So why can’t someone just implement DNSSEC on their own? What are common problems with DNSSEC?

Beevers: It may be simple to understand DNSSEC, but it is hard to implement and manage, which may have major implications for your application delivery infrastructure.

Legacy DNS solutions are built on decades old open source software called BIND that never could have anticipated how pervasive the internet has become in the way we work. Certainly no one involved with the creation of DNS more than 30 years ago anticipated software as a service or web applications as they exist today. DNS was designed as a distributed system, but it wasn’t created for dynamic services.

If you run your own authoritative DNS, then setting up DNSSEC will create more work for your IT staff or DevOps team. They will need to get up to speed of how to implement DNSSEC without disrupting service since there is no implementation support. You may also have to upgrade your server infrastructure since DNSSEC requires additional processing capacity.

A better route is to use a managed DNS provider, but first you need make sure they support DNSSEC - not all do. Most managed DNS providers who support DNSSEC have made it quite easy for their customers to implement it. This removes the burden of inhouse staff needing to become experts in DNSSEC and dramatically lowers risk. However, many providers don’t support intelligent DNS traffic management in conjunction with DNSSEC (you can have one or the other but not both). NS1 has designed its support of DNSSEC so as not to force these trade-offs on customers.

ADM: What are the challenges between secondary/redundant DNS and DNSSEC?

Beevers: Redundant DNS should be considered a best practice, and many enterprises have deployed multiple DNS networks to maximize reliability. However, many providers vary in their support for primary and secondary configurations for DNSSEC signed zones. There may be incompatibility with key algorithms, hashing algorithms and how zones transfers are supported. The solution to this is to find a provider that offers native DNS redundancy options that will meet the goals of availability, security and application performance.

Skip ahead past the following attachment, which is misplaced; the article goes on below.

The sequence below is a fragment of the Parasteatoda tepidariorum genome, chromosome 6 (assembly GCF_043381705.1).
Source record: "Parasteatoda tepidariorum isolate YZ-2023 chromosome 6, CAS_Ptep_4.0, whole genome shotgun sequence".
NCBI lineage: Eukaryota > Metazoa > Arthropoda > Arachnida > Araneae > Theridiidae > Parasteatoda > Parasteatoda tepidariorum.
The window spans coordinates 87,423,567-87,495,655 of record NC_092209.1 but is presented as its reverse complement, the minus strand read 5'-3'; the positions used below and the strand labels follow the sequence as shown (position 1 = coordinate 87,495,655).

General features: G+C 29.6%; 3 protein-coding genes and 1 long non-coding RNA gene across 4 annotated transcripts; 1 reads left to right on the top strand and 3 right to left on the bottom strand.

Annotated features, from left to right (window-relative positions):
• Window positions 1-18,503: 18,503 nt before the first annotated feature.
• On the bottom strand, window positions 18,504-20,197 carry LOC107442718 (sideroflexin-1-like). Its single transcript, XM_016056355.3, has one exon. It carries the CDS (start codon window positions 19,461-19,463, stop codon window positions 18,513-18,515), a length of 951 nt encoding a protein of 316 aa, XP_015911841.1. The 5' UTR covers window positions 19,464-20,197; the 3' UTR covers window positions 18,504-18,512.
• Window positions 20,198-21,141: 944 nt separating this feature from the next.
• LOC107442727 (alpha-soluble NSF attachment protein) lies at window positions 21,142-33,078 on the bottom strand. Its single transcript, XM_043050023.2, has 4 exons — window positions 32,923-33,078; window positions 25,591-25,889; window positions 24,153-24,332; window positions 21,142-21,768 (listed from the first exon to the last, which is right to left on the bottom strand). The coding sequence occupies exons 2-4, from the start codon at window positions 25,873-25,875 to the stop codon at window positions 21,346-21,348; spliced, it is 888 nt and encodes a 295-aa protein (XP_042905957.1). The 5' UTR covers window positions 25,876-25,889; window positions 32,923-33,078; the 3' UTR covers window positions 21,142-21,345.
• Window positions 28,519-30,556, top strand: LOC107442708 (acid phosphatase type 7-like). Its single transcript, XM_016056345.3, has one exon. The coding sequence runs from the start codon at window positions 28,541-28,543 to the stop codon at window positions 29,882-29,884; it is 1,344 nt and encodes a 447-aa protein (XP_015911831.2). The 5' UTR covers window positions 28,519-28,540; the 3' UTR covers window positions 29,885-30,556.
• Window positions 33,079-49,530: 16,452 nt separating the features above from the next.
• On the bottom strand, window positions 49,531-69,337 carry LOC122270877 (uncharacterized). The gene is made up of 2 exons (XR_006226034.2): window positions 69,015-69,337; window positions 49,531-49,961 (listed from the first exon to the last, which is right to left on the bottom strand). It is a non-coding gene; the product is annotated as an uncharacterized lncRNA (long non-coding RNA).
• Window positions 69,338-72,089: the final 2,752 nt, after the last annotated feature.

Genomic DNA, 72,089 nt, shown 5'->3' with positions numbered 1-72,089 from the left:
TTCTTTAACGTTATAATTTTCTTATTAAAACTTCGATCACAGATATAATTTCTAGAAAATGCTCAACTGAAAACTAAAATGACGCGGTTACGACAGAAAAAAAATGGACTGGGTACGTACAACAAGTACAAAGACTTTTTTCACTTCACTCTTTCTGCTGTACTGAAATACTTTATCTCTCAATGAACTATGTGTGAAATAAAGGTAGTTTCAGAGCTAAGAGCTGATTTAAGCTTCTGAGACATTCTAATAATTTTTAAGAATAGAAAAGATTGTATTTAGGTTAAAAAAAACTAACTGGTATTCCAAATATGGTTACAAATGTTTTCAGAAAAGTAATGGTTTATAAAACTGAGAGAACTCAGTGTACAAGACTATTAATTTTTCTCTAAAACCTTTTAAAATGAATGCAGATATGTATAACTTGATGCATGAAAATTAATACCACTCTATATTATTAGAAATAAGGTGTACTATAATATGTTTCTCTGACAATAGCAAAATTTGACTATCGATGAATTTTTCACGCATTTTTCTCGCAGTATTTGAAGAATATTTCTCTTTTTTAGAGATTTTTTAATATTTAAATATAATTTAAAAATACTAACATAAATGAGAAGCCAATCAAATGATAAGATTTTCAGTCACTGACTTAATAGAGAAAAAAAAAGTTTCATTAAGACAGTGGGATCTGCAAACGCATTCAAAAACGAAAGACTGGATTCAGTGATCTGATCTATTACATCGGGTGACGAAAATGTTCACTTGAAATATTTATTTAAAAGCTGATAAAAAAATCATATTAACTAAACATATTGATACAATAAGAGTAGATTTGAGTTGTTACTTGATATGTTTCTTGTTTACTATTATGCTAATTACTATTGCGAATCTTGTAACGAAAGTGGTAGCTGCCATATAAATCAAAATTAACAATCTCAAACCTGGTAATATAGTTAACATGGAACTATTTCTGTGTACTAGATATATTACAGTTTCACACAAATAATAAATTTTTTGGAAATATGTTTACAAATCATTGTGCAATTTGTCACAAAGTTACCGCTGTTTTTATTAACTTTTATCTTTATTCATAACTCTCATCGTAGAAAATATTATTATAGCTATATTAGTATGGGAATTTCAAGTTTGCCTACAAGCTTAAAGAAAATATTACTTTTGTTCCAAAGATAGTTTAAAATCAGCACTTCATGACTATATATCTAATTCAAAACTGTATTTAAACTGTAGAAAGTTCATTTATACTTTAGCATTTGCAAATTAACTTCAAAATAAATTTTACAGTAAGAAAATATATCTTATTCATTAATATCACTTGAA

Kris Beevers, CEO of NS1

ADM: How does NS1 address that?

Beevers: NS1 delivers a fully redundant DNS solution, which includes the full suite of DNS traffic management capabilities, all secured with DNSSEC, in fully isolated single-tenant deployments that are independent of NS1’s primary DNS network. It is the only available solution that combines DNSSEC, redundant DNS and DNS traffic management. However, for organizations that work with multiple DNS providers, NS1 also provides the flexibility to integrate with in-house or other managed DNS services to achieve redundancy. In these cases, static (offline) signing is an option to support dual provider set-ups.

The first generation of DNS was based on open source software, deployed on traditional servers and self-managed by enterprise IT staff.

The second generation saw the emergence of managed DNS providers. These providers recognized that enterprises would be better off outsourcing their DNS to a provider that could essentially do better and cheaper than they could. As a result, they focused on deploying DNS servers in multiple points of presence around the globe on a network designed for high resiliency and performance. However, the actual DNS server software they used was (and is) based on the same open source DNS (such as BIND) that the enterprises had deployed themselves. In short, they focused on DNS performance and uptime but they did very little to build modern software to take advantage of DNS’ position as the first, most important decision point that happens when a user clicks on a link. They continued to provide a simple, outdated phone book service when so much more could be done to improve application delivery using the opportunity afforded by DNS lookup.

As a next-generation DNS provider, NS1 provides a highly reliable, robust and high-performance DNS as do the traditional players. In fact, NS1 is a top performer in that regard, but we view that as “table stakes”. As a next generation DNS provider we don’t just deliver a phone book service. NS1 delivers a robust set of automated and intelligent traffic management controls that allow enterprises to improve application availability, performance, and helps enable modernization of their application delivery systems.

About Kris Beevers

Kris Beevers leads NS1’s team of industry experts as they create products to enable companies to use DNS to build and deliver dynamic, distributed, and automated applications that delight users. Kris is a recognized authority on DNS and global application delivery, and often speaks and writes about building and deploying high performance, at scale, globally distributed internet infrastructure. He holds a Ph.D. in Computer Science from RPI, and prior to founding and leading NS1, he built CDN, cloud, bare metal, and other infrastructure products at Voxel, which sold to Internap in 2011.